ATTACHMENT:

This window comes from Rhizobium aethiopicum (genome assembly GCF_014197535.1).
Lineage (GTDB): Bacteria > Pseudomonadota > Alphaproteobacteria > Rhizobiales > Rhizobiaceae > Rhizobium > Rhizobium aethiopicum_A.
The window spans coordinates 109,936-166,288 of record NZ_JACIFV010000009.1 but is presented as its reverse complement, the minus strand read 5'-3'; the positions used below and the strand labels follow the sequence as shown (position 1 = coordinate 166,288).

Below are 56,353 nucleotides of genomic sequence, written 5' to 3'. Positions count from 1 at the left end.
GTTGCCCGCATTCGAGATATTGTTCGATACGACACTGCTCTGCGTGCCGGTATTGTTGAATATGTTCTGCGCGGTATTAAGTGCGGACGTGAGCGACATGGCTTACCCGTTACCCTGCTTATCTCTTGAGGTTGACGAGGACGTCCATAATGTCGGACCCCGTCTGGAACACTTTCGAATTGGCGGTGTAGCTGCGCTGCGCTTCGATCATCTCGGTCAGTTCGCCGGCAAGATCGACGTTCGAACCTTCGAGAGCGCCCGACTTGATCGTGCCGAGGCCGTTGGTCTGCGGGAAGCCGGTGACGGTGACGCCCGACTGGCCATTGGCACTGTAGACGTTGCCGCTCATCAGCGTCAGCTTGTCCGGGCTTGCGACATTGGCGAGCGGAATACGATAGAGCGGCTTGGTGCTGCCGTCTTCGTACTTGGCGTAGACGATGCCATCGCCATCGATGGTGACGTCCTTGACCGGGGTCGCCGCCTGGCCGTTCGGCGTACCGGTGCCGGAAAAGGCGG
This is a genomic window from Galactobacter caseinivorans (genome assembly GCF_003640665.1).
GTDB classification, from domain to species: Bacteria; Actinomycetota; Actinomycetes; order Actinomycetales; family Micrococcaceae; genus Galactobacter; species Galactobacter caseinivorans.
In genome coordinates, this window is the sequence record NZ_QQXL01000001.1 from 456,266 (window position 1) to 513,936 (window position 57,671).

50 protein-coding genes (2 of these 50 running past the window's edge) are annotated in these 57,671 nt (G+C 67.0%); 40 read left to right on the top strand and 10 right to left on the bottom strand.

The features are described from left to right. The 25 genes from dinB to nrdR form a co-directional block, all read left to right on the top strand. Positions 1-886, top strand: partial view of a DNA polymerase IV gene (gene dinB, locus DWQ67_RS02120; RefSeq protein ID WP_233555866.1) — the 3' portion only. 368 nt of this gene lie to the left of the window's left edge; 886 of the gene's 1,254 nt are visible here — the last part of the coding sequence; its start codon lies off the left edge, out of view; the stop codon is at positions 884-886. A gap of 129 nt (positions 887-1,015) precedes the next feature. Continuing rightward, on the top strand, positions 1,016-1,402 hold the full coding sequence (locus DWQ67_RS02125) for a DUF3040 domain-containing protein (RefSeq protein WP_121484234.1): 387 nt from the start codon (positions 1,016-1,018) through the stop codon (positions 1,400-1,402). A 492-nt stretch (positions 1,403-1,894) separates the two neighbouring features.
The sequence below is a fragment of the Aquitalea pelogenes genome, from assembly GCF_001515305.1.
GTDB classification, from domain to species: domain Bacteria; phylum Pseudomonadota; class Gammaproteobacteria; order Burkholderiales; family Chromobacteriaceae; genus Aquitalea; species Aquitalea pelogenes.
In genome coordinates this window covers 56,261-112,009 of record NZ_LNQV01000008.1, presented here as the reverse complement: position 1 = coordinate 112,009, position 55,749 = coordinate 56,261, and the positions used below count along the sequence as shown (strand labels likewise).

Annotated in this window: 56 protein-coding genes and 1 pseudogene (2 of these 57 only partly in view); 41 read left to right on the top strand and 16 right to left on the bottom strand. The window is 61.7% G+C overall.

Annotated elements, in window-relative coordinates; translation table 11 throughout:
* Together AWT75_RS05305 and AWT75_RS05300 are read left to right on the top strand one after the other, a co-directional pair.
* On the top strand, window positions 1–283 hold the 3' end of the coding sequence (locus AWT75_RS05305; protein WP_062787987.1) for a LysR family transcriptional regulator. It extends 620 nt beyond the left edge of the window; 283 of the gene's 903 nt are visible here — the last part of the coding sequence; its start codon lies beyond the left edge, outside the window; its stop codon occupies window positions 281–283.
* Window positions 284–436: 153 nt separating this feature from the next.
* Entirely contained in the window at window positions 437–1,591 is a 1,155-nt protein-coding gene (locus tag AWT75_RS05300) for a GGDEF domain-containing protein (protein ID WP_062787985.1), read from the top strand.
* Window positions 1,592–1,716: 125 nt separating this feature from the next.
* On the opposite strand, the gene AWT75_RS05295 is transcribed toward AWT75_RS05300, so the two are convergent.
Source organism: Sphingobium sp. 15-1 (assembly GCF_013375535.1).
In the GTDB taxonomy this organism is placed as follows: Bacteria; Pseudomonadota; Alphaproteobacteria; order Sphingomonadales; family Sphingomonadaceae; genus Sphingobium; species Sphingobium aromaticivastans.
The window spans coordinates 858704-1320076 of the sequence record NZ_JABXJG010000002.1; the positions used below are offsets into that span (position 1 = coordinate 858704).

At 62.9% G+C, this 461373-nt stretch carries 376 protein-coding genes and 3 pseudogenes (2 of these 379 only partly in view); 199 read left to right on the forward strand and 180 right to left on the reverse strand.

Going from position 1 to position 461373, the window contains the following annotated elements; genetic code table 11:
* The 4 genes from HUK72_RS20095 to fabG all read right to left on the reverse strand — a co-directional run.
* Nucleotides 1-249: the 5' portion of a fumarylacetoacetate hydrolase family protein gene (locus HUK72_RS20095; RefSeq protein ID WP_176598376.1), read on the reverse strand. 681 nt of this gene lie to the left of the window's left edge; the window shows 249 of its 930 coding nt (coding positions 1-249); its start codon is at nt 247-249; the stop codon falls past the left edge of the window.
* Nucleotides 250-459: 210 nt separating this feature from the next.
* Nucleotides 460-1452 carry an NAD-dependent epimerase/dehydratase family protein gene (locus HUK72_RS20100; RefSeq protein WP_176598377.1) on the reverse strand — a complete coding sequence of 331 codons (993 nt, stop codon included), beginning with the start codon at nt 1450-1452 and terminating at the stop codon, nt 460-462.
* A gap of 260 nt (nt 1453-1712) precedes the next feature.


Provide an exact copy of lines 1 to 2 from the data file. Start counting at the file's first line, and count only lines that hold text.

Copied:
This window comes from Rhizobium aethiopicum (genome assembly GCF_014197535.1).
Lineage (GTDB): Bacteria > Pseudomonadota > Alphaproteobacteria > Rhizobiales > Rhizobiaceae > Rhizobium > Rhizobium aethiopicum_A.